Ideally, Stanley should appear as the exact opposite of Blanche – a realist versus a fantasist, crude versus refined – but Mac Fyfe does not always achieve this. Physically, he clearly dominates Rutherford’s Blanche. Yet, despite the violent actions his character performs, Fyfe simply sounds too intelligent to be playing a man repeatedly called “animalistic” and “bestial”. Fyfe is never able to make the word “ain’t” sound natural in Stanley’s mouth. Fyfe’s movements also are much more pantherine than simian. In many ways the subtle characteristics that made Fyfe such a superb Dionysus in Euripides’ Bakkhai at Stratford in 2017, are the very elements that prevent his Stanley from being the menacing presence he ought to be. Stanley is devoid of subtlety.
Leah Doz plays Stella as so unlike Blanche that she seems more like Blanche’s best friend rather than her sister. We should see that the way Stella idolizes Stanley shows the same willful blindness to reality that Blanche has. Doz makes Stella the more practical of the two sisters but she should show at least as much facial animation as Rutherford does as Blanche to underscore their familial relationship.
As Mitch, Gregory Prest is cast as the innocent chump yet again, but he plays this kind of role well. He shows us how a young man surrounded by dying at home is easily attracted to a woman like Blanche who so obviously flirts with him. Mitch’s basic decency and belief in good manners already set him apart from his poker mates who make fun of him, so it is fully believable that he should fall for a woman like Blanche who is also ridiculed for her pronounced refinement. When Mitch believes Blanche has deceived him, Prest emphasizes the sadness in Mitch as much as the anger.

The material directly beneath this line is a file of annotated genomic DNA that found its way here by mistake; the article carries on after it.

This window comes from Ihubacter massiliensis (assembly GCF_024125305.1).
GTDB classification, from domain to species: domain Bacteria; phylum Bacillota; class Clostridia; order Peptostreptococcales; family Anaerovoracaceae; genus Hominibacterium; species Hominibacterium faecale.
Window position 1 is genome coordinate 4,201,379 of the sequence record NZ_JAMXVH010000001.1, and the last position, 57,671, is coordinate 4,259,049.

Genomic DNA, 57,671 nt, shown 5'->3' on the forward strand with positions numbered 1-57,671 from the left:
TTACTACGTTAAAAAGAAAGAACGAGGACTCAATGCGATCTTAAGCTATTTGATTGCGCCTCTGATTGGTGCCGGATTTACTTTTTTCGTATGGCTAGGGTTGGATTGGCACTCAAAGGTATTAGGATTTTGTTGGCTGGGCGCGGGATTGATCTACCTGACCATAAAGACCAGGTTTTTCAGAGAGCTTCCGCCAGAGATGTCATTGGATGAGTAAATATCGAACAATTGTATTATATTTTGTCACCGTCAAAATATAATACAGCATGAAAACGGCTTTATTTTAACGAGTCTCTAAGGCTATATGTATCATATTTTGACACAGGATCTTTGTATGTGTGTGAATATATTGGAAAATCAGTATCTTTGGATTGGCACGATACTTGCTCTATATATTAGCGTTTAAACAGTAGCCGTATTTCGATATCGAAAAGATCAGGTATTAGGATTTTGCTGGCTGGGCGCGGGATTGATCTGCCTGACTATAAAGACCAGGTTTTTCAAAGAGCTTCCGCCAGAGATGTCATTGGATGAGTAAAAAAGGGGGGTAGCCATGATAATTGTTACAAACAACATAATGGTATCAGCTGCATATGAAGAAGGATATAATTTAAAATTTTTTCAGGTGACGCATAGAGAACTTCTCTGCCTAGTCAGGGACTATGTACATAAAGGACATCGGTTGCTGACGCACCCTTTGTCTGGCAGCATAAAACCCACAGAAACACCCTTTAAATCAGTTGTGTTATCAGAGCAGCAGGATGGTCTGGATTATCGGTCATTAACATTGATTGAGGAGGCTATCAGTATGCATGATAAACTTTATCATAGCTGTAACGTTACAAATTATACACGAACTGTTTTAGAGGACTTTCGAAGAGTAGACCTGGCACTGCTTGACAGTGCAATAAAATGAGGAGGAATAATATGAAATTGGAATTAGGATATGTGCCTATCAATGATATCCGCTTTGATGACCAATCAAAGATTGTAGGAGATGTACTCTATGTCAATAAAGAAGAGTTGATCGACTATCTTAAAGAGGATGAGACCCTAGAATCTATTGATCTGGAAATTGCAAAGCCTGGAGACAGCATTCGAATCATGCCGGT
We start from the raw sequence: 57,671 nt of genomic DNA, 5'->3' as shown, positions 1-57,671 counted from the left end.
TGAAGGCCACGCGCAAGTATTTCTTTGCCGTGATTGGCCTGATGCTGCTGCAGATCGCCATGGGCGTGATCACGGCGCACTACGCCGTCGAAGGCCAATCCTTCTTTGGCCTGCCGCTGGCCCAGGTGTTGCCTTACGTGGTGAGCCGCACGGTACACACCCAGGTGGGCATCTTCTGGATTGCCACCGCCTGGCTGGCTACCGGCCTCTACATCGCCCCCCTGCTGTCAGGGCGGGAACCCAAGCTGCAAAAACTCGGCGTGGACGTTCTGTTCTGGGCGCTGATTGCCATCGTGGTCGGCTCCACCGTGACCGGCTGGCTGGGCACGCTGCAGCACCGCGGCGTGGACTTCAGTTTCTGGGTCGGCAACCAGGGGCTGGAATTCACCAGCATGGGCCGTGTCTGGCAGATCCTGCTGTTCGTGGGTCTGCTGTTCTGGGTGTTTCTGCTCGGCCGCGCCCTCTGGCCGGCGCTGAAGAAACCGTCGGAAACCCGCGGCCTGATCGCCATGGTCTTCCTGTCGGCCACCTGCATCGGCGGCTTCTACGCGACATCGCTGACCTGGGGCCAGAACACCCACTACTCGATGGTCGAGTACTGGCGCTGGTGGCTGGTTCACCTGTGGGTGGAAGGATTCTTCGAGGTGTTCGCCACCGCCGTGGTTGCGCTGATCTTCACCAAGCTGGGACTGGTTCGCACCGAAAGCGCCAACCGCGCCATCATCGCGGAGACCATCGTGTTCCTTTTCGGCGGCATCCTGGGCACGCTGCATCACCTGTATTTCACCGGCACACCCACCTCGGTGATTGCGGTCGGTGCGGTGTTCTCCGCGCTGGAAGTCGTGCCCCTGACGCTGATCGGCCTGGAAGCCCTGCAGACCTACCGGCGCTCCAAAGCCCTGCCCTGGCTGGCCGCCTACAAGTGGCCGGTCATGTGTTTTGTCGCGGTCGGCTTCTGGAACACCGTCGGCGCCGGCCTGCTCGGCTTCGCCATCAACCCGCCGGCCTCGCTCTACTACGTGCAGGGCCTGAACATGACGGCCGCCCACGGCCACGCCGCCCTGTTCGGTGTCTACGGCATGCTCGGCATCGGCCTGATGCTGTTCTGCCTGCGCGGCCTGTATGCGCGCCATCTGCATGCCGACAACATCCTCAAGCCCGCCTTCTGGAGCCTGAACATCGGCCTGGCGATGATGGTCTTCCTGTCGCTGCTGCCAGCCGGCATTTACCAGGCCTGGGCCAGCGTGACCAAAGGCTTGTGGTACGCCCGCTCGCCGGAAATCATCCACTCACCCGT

In other roles Akosua Amo-Adem and Lindsay Owen Pierre as Steve and Eunice Hubbell make a fine parallel to Stella and Stanley Kowalski since they, too, can have a fierce, all-out row and yet make up hours later.
If Weyni Mengesha is not so particular about the characters’ accents, she assuredly is about the precise coordination of text, lighting and sound. The latter change constantly to reflect in an expressionistic fashion the alterations in mood in the Kowalski apartment. The way Mengesha stages Stanley’s climactic insult to Blanche is brilliant in the way it breaks the artifice of the set to reflect the final shattering of Blanche’s illusions. Amy Rutherford’s performance and Mengesha’s production are ones you will long remember whenever you recall what many consider Tennessee William’s greatest play.
Note: This review is a Stage Door exclusive.
Photos: (from top) Amy Rutherford as Blanche and Mac Fyfe as Stanley; Amy Rutherford as Blanche, Sebastian Marziali as Pablo, Lindsay Owen-Pierre as Steve, Leah Doz as Stella and Mac Fyfe as Stanley; Mac Fyfe as Stanley and Leah Doz as Stella. © 2019 Dahlia Katz.
For tickets, visit www.soulpepper.ca.